Capsule endoscopy is cool. Like any technology, it has certain advantages and some shortcomings. Understanding that this technology has limited sensitivity and specificity is an important matter in clinical practice.
The suboptimal sensitivity is apparent in a recent study (Am J Gastroenterology, (10 January 2012) | doi:10.1038/ajg.2011.461). In this study titled, “Detection of Lesions During Capsule Endoscopy: Physician Performance Is Disappointing,” the authors compare the performance of 17 capsule endoscopists in reading clips from 24 capsule procedures. 18 of these clips were abnormal but only abnormal in <0.1% of frames. They compared different reading modes, speeds and the experience of the physicians. By using clips, they were able to truncate the sessions to a similar length as an individual capsule procedure.
Their findings showed detection rates of 69% for angioectasias, 38% for ulcers/erosions, 46% for masses/polyps, and 17% for blood. For all categories the detection rate was ~45% for SingleView15, QuadView20, and QuadView30; however, SingleView25 had a 25% detection rate. One surprising finding was how little experience mattered; there was no significant advantage in having more experience. In fact, the best performer who correctly identified 78% of the abnormalities had read only 45 capsule studies previously; the worst performer with a 17% score had read more than 11,000 previously.
In a typical capsule study, 40,000-60,000 images are generated. If there is not a diffuse disease, then the lesion may go undetected. The findings of these studies, though limited by the small number of interpreting physicians, confirm problems with sensitivity from other studies. One aspect of this study that deserves emphasis is that speed matters. As with colonoscopy, additional time reviewing the study does increase the likelihood of identifying abnormalities. Ultimately, technological innovation may improve the results with capsule endoscopy. With newer versions of the software, “suspected blood indicator” (SBI) quickly identified six of the 18 lesions and “QuickView” identified 11 of the 18 lesions. As with any test, though, if the clinical suspicion is high, having another physician review the study or using an alternative imaging tool may be necessary.
Another problem to keep in mind with capsule endoscopy (or wireless capsule endoscopy -WCE) is that especially in adults there is a significant background abnormality rate that may be clinically unrelated (Clin Gastro & Hepatol 2005; 3: 133-141. n=413. 13.8% with baseline mucosal injury).
- -IBD 2008; 14: 1219. Correlation of capsule & MRI enteroclysis. Capsule detected more mucosal lesions.
- -JPGN 2008; 47: 31. Capsule endoscopy may reclassify pediatric IBD.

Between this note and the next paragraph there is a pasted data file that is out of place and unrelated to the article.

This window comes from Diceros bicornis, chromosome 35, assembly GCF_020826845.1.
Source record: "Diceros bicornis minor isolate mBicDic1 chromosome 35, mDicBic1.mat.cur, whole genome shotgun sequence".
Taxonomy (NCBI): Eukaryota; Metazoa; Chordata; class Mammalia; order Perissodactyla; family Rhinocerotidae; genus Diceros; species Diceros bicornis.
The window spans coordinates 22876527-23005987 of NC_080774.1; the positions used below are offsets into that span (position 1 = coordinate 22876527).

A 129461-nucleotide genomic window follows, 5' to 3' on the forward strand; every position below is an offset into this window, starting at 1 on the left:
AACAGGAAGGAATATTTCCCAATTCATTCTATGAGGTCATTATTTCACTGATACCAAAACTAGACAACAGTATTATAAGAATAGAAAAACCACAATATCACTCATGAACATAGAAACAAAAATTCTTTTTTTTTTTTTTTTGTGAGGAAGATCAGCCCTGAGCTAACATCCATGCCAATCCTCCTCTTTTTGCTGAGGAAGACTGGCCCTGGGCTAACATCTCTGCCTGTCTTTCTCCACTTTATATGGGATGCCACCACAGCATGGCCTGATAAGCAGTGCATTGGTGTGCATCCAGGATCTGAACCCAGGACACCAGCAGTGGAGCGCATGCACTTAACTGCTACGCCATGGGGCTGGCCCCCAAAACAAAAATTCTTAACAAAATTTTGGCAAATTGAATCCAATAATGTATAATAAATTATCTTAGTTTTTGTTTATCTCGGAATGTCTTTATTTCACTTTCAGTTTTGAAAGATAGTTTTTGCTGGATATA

- -Dig Liver Dis 2008; 40: 216-223. Study comparing capsule vs EGD in detecting varices.
- -JPGN 2008; 46:4. Review.
- -Gastroenterology 2007; 132: 855. Capsule outperforms push enteroscopy.
- -IBD 2007; 13: 331. Role of WCE in IBD.
- -Pediatrics 2006; 118: e904. Use of capsule endoscopy for HSP
- -Clin Gastro & Hep 2005; 3: 959. WCE should be 2nd step in obscure bleed, p egd/col.
- -Clin Gastro & Hep 2005; 3: 772. WCE outperforms enteroclysis in identifying Crohn’s sm bwl dz.
- -Gastroenterology 2005; 128: 1172. NSAID injury witnessed in 68% of healthy volunteers p 2 week course; 75% c increased fecal calprotectin.
- -Clin Gastro & Hepatol 2005; 3: 411. Practical applications & review.
- -Clin Gastro & Hepatol 2005; 3: 264-70. Study of 30 children; helpful in diagnosing obscure bleeding.
- -Endoscopy 2005; 37: 960-65. Results of capsule endoscopy trials
- -Clin Gastro & Hepatol 2005; 3: 133-141. WCE to assess NSAID injury, n=413. 13.8% with baseline mucosal injury. Celebrex with fewer lesions than Naproxen plus omeprazole.
- -Gortzak Y, Lantsberg L, Odes HS. Video capsule entrapped in a Meckel’s diverticulum. J Clin Gastro 2003; 37: 270-271.
- -Clin Gastro & Hep 2005; 3: 55. visible lesions c NSAIDs
- -IBD 2004;10: 278-285. WCE for Crohn’s (review) Capsule can help differentiate UC from Crohn’s.
- -Clin Gastro & Hepatology 2004; 2:xx. Dx of Peutz-Jeghers w WCE.
- -Gastro 2004; 126: 643-653. WCE performs well for occult bleeding, especially active bleeding (87% detection rate)
- -Clinical Gastro & Hepatology 2004; 2: 14-15, 31-40.
- -Gastroenterology 2003; 124 (suppl 1) A37. abnl small bowel findings common in healthy subjects.
- -JPGN 2003; 37: 332 (18A), n=58. Crohn’s, polyposis, occult bleeding
- -Gastroenterology 2003; 124: suppl 1, A-37 (284) 22% of normal pts c abnl wireless findings
- -Gastroenterology 2002; 123: 999-1005, 1385-88. capsule is superior to radiographs for suspected small bowel dz.
- -Gastro Endosc 2002; 56: 452-456. Algorithm suggests using this modality if negative upper & lower endoscopy & no acute overt bleeding. If capsule endoscopy is negative & patient is stable, observation appropriate.
- -Gastro Endosc 2002; 56: 621-24. ASGE guidelines.